The Boarding Advantage

Dear parents,

As headmaster, I have the opportunity to meet often with educators and admissions representatives from colleges and universities throughout the world. What attitudes and mindsets, I ask them, are most important for our children’s future success? What are the defining qualities of character we should seek to cultivate in our students? What do you want to see in a King’s graduate when they arrive on your campus?

I always get versions of the same answer. First, they tell me that they want to see a record of academic achievement.  But they are quick to add that academic achievement is no longer sufficient. They also want to see evidence of what they call “citizenship.” They want applicants who are engaged in their communities, who lead through influence, and who are committed to service. They want to see the “soft skills” I spoke about during our Fall Parents Weekend, a capacity for empathy, an openness to difference, and what a recent report from the Harvard Graduate School of Education calls “ethical engagement and concern for the common good.”

We know that all successful people learn these things – and there are many ways to do so. But I believe that residential boarding schools like King’s are uniquely equipped to impart these important qualities of character.  Indeed, it is what a school like ours does best. Schools that confine themselves to mere academic outcomes, as important as those may be, fail to equip young people with the skills, attitudes and mindsets they will need to meet the many challenges they will face in the future.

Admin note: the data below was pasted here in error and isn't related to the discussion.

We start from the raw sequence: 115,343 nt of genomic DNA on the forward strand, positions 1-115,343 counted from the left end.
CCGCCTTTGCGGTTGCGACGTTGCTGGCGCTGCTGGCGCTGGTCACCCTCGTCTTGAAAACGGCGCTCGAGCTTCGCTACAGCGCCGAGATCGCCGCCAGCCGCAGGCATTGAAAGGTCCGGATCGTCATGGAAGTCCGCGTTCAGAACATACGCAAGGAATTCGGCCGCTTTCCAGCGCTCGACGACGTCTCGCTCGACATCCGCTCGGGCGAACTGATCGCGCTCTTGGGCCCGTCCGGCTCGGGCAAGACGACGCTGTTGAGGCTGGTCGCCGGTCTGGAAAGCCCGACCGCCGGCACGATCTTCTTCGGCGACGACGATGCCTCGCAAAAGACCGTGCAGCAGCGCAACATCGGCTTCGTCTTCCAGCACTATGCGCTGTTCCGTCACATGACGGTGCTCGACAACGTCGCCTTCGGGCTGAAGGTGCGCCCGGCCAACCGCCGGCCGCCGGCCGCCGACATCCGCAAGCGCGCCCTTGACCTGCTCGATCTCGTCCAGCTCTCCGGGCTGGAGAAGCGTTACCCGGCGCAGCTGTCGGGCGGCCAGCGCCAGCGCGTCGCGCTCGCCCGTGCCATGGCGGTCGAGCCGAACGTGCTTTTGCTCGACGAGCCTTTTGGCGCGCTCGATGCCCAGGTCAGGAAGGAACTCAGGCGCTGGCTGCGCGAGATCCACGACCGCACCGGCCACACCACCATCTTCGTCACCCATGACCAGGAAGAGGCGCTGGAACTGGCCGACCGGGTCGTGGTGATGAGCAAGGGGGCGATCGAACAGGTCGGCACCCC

What are the advantages of boarding? Here is my top seven list, based on my own experience as a boarding student, a lifetime in boarding schools, and seven years as Headmaster of King’s:

  1. More powerful and enduring relationships with teachers
    Behind every successful person I know, stands a great teacher (sometimes, if you are lucky, more than one), and all the research agrees that it is teachers, more than any other factor, who have the greatest impact on student learning. A teacher who takes an interest in a child and develops a relationship of trust, confidence and mentorship can have a life-changing and transformational impact on their development, second only to that of parents and family members. We hire for these qualities, and I ask each teacher at the school to develop a supportive and open relationship with each student they teach, advise, coach and work with on our dorms.We seek to recruit teachers who love children, who understand their needs, and have the patience and empathy to meet them. The overwhelming majority of our faculty live on campus, and they are available to our students well beyond the academic day – to talk, to advise, to provide additional support, to coach, to listen, to help with a math problem or an essay. It is often during the evenings, weekends and off hours where the most powerful relationships between students and teachers are formed.
  2. Higher levels of academic achievement, greater readiness for college and accelerated career advancement
    Research from the Association of Boarding Schools (TABS) tell us that students who live on campus study more, use their time more productively, and tend to advance more quickly in their future careers.

    Our own research suggests that boarding students show greater academic improvement over time and tend to graduate with higher levels of academic achievement. Our graduates also tell us that they are better prepared for the challenges of university.
  3. Stronger ethical values